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AboutDupuytren's Contracture

LEARN MORE ABOUT JOHN ELWAY'S EXPERIENCE WITH THE CONDITION

What is Dupuytren’s contracture Video
Spokespersons have been compensated to share their experiences with Dupuytren’s contracture.
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I was diagnosed with Dupuytren’s contracture. It made my everyday activities a challenge. If this sounds familiar, talk with a hand specialist today.

—John Elway

DUPUYTREN’S CONTRACTURE CAN GET WORSE OVER TIME

As it progresses:

Collagen builds up in the hand beneath the surface of the skin and forms a “rope-like” cord on the palm

The cord can tighten, making one or more fingers bend toward the palm so they can’t be straightened

It may limit the range of motion of your fingers

DUPUYTREN’S CONTRACTURE MAY BE MISTAKEN FOR OTHER CONDITIONS (SUCH AS ARTHRITIS OR TRIGGER FINGER)

SPOTTING THE SIGNS

Dupuytren's contracture is part of the progression of Dupuytren's disease, which is caused by a buildup of collagen under the skin of the palm. Before the contracture occurs, you may see the following changes:

Early signs

One hand with nodules or lump in palm of hand

One of the first signs to appear is often a lump (also called a nodule) below the skin of your palm. You may have one or more of these lumps.

Nodules

One hand with pitting or pits in palm of hand

A dimpling of the skin on your palm may appear. This is also called pitting.

Pitting

One hand with cords extending into finger

Thick cords or inflexible bands may also develop under the skin. These cords are caused by collagen that builds up under the skin (the cords are not your tendon). The cords may look “rope-like” and extend from your palm into the finger.

Cords

Contractures

If you develop a “rope-like” cord, it may tighten over time. This tightening may pull (or contract) your finger toward the palm so it can’t be straightened. As the contracture gets worse, your range of motion may decrease.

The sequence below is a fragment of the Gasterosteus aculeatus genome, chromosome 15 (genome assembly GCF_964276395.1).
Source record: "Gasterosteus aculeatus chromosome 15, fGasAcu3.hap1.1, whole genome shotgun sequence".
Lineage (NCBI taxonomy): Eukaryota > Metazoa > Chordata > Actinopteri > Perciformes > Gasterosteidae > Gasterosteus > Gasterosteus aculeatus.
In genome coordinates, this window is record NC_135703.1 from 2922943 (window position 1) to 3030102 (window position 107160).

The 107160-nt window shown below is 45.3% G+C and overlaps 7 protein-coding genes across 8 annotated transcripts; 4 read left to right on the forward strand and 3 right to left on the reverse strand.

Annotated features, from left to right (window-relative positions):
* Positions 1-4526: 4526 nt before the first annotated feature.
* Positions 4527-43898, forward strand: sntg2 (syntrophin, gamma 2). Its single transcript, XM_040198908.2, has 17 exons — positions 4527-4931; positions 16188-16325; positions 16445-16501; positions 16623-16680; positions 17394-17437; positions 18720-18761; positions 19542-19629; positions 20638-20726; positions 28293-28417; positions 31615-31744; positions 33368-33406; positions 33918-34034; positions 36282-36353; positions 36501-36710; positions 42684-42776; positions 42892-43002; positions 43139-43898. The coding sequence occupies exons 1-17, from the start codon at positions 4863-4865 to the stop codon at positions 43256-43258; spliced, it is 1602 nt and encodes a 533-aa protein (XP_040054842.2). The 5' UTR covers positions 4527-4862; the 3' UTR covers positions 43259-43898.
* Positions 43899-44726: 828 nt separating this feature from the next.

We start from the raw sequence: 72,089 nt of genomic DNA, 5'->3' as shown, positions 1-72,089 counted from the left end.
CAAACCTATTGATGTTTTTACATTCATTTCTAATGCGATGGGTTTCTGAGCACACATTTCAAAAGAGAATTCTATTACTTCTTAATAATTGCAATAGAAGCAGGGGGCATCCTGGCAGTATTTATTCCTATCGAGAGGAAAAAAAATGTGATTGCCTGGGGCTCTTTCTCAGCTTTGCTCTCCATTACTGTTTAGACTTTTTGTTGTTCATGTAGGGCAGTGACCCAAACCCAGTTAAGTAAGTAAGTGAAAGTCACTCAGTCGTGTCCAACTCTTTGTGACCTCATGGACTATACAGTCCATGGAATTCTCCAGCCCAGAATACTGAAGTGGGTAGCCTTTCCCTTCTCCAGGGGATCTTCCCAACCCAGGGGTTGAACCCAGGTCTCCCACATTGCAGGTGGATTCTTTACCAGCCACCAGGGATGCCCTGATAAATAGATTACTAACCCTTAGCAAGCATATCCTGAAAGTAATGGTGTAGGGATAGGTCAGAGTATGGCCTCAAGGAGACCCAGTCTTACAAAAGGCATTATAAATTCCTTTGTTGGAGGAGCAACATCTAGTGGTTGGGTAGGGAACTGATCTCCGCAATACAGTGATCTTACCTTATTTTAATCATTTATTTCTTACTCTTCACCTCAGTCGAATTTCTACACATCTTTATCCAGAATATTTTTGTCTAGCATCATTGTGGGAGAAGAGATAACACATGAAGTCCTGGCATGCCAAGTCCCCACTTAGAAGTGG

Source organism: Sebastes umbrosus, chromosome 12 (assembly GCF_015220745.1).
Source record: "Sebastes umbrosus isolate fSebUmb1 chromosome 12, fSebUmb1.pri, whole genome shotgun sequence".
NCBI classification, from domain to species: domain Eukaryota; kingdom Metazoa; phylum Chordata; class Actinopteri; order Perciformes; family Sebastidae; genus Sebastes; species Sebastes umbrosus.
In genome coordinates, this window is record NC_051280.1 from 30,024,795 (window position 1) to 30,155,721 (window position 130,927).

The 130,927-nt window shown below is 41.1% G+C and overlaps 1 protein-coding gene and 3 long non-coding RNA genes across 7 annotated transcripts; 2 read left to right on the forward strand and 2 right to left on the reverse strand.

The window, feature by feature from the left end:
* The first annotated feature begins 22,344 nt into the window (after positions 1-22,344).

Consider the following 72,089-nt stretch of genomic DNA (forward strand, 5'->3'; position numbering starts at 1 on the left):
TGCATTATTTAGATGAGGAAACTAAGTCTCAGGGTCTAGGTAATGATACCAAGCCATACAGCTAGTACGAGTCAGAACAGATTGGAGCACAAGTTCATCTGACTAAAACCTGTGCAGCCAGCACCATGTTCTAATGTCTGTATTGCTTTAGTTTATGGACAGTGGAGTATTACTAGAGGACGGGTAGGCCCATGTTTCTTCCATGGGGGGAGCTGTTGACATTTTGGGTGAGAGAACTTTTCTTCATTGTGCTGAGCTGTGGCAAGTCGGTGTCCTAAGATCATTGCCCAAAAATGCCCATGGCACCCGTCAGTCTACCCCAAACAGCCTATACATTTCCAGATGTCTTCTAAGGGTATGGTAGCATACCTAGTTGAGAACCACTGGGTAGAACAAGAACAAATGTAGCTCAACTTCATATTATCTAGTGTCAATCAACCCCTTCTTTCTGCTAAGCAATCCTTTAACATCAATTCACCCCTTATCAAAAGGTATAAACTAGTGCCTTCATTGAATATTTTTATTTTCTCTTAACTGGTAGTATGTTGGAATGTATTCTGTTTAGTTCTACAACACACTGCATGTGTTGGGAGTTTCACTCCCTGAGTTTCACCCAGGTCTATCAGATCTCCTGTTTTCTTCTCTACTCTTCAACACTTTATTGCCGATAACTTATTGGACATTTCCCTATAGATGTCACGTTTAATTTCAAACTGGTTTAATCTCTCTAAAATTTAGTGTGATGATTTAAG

The joints in your hand that are most commonly affected by Dupuytren’s contracture are:

A hand with Dupuytren’s contracture showing the PIP joint and MP joint

The PIP joints are in the middle of your fingers.

Pip Joint

A hand with Dupuytren’s contracture showing the PIP joint and MP joint

The MP joints are in the base of your fingers, where the fingers meet the palm.

MP Joint

PIP=proximal interphalangeal; MP=metacarpophalangeal

IN CERTAIN SITUATIONS, YOUR DUPUYTREN’S CONTRACTURE MAY BECOME HARDER TO TREAT AS IT BECOMES WORSE

THERE ARE TREATMENT OPTIONS FOR DUPUYTREN'S CONTRACTURE OTHER THAN SURGERY

A NONSURGICAL OPTION

WHAT ARE THE CAUSES OF DUPUYTREN’S CONTRACTURE?

While the exact cause of Dupuytren’s contracture is unknown, common risk factors for the condition include:

Gender

Gender

Dupuytren’s contracture affects men more than women

Age

Age

Symptoms usually start after age 40 but can occur as early as age 20

Ancestry

Ancestry

Dupuytren's contracture is more common in people with Northern European ancestry—but anyone can develop the condition

Family history

Family history

If others in your family have had Dupuytren’s contracture, your risk for the condition may be higher

Smoking

Smoking

People who smoke may have a higher risk of developing Dupuytren’s contracture

ABOUT 16 MILLION PEOPLE IN THE U.S. MAY BE AFFECTED BY THIS COMMON, YET LITTLE-KNOWN HAND CONDITION

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